In still another particular embodiment the series of vibration-propagating structures comprises a row of seating units each having a backrest with a rear face. The elongate vibration-propagating members each interconnect the rear faces of the backrests of two adjacent seating units corresponding to one pair of mutually adjacent vibration-propagating structures and extend generally parallel to the direction of propagation of the multi-frequency acoustic vibrations.
The foregoing features of the invention will be more readily understood by reference to the following detailed description, taken with reference to the accompanying drawings, in which:
An illustrative embodiment of the acoustic vibration transducer and vibration transmission system will now be described.
In general, the operation of the vibration transmission system as described hereinbelow is as follows: A source of sound, such as a pre-recorded audio track or the soundtrack of a film, is fed into an amplifier which converts the audio track or soundtrack into a varying voltage. According to principles well known in the art, either the source of sound prior to amplification or the varying voltage is low pass filtered to form a low frequency voltage signal. The low frequency voltage signal is input to an inductive coil held in a strong magnetic field. Current passing through the coil induces a magnetic flux which causes the coil to be deflected by the magnetic field. The extent and direction of the deflection is related to both the direction and magnitude of the current passing through the coil. An actuating element on which the coil has been securely mounted is also deflected along with the coil. The actuating element induces vibrations in a transducer having frequencies and magnitudes related to those present in the input signal.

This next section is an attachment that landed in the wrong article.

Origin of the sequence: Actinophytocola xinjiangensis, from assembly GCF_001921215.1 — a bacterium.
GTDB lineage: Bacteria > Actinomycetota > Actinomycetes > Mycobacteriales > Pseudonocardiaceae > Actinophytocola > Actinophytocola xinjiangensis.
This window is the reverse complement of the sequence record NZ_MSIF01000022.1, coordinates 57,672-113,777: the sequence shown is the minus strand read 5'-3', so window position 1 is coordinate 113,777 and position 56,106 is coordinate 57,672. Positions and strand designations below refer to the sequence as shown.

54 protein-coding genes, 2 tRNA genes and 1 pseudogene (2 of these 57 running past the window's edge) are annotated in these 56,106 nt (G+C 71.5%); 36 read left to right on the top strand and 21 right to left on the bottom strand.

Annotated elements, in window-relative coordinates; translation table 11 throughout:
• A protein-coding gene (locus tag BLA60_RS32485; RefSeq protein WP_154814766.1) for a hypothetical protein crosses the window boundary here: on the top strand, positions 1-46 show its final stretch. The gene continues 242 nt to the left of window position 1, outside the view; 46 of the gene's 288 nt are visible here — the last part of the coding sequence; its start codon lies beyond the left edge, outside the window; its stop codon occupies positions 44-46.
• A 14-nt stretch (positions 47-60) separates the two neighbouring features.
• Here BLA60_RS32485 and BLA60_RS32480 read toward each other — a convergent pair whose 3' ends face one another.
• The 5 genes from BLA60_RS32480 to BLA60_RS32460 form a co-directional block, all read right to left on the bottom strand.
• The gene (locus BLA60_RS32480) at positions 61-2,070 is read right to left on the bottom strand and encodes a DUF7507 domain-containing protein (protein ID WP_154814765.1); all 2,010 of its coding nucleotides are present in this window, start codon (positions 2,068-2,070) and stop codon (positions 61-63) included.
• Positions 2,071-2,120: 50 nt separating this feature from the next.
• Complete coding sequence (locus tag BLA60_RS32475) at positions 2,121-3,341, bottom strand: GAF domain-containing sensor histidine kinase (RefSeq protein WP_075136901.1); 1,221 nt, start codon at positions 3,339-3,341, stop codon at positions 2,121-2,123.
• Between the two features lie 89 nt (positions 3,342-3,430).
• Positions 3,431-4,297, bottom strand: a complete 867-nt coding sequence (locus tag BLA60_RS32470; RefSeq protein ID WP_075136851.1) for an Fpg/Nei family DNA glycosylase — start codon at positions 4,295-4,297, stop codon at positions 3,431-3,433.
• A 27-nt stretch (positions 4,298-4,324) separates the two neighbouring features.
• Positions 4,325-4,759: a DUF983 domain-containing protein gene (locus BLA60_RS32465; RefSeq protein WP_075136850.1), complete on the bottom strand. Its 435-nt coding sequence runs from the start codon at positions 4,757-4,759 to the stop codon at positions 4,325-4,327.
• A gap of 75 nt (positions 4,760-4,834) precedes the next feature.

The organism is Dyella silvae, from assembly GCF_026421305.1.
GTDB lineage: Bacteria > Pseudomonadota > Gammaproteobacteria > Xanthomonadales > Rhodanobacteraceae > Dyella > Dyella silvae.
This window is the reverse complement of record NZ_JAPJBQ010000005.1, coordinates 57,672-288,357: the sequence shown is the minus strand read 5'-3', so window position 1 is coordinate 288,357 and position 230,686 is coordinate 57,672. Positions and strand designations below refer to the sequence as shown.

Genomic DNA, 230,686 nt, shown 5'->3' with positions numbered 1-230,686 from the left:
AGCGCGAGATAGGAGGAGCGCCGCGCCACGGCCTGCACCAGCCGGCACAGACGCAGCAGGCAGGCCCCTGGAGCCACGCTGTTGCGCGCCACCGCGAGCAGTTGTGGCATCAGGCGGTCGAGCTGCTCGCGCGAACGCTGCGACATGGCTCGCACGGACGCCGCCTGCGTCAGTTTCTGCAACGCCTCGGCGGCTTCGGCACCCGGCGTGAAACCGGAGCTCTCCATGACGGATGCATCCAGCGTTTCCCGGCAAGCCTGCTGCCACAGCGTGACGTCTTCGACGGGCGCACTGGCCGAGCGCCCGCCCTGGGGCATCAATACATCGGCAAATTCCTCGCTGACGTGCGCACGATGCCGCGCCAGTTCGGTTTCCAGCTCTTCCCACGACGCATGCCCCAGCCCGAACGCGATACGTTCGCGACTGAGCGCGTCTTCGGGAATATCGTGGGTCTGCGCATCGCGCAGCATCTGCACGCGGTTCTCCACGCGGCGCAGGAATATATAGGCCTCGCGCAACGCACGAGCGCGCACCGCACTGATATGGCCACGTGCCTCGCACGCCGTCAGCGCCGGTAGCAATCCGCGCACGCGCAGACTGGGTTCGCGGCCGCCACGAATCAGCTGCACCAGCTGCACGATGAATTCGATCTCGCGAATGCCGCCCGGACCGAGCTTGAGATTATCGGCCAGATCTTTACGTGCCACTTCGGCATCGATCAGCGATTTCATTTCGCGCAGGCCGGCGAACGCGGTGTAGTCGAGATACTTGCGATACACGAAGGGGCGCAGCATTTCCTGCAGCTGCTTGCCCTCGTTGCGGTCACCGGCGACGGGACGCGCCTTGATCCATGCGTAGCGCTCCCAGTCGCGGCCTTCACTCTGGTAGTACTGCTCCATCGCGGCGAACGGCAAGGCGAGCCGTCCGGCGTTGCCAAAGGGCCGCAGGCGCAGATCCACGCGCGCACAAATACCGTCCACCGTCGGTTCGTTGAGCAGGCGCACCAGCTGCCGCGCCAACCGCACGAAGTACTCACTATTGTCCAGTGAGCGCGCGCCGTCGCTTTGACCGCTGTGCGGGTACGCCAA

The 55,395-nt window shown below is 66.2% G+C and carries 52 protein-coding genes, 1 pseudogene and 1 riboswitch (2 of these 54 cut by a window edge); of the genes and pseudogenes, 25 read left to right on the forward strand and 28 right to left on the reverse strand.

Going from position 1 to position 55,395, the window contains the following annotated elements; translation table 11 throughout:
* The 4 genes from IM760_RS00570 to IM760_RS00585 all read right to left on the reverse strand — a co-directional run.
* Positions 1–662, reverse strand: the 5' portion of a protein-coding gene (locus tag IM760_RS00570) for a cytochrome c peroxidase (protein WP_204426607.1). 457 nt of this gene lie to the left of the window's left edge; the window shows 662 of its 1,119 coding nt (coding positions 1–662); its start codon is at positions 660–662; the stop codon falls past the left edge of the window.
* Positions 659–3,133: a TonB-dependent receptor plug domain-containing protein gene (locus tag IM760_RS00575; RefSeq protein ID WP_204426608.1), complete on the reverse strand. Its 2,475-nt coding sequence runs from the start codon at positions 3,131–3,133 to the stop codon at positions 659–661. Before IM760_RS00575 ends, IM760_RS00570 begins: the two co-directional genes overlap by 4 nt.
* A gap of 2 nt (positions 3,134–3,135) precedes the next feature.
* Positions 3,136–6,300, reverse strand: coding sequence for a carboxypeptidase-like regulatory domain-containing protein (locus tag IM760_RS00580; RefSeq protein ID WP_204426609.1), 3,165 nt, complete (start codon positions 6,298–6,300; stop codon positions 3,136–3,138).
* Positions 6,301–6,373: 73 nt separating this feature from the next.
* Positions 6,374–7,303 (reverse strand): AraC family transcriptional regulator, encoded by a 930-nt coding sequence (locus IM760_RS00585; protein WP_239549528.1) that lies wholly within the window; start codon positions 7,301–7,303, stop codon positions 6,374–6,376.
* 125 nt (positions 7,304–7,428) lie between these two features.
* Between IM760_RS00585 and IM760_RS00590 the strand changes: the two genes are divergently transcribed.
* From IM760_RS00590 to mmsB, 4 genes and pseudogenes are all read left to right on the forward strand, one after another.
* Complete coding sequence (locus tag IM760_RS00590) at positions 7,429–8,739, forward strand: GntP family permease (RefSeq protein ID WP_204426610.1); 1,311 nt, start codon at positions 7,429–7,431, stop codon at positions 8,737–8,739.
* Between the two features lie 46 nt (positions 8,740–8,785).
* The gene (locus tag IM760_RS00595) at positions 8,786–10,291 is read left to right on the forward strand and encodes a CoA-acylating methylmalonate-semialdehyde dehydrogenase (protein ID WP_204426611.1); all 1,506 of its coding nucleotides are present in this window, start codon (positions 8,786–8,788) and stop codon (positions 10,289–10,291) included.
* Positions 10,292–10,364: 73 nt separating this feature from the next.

Referring now to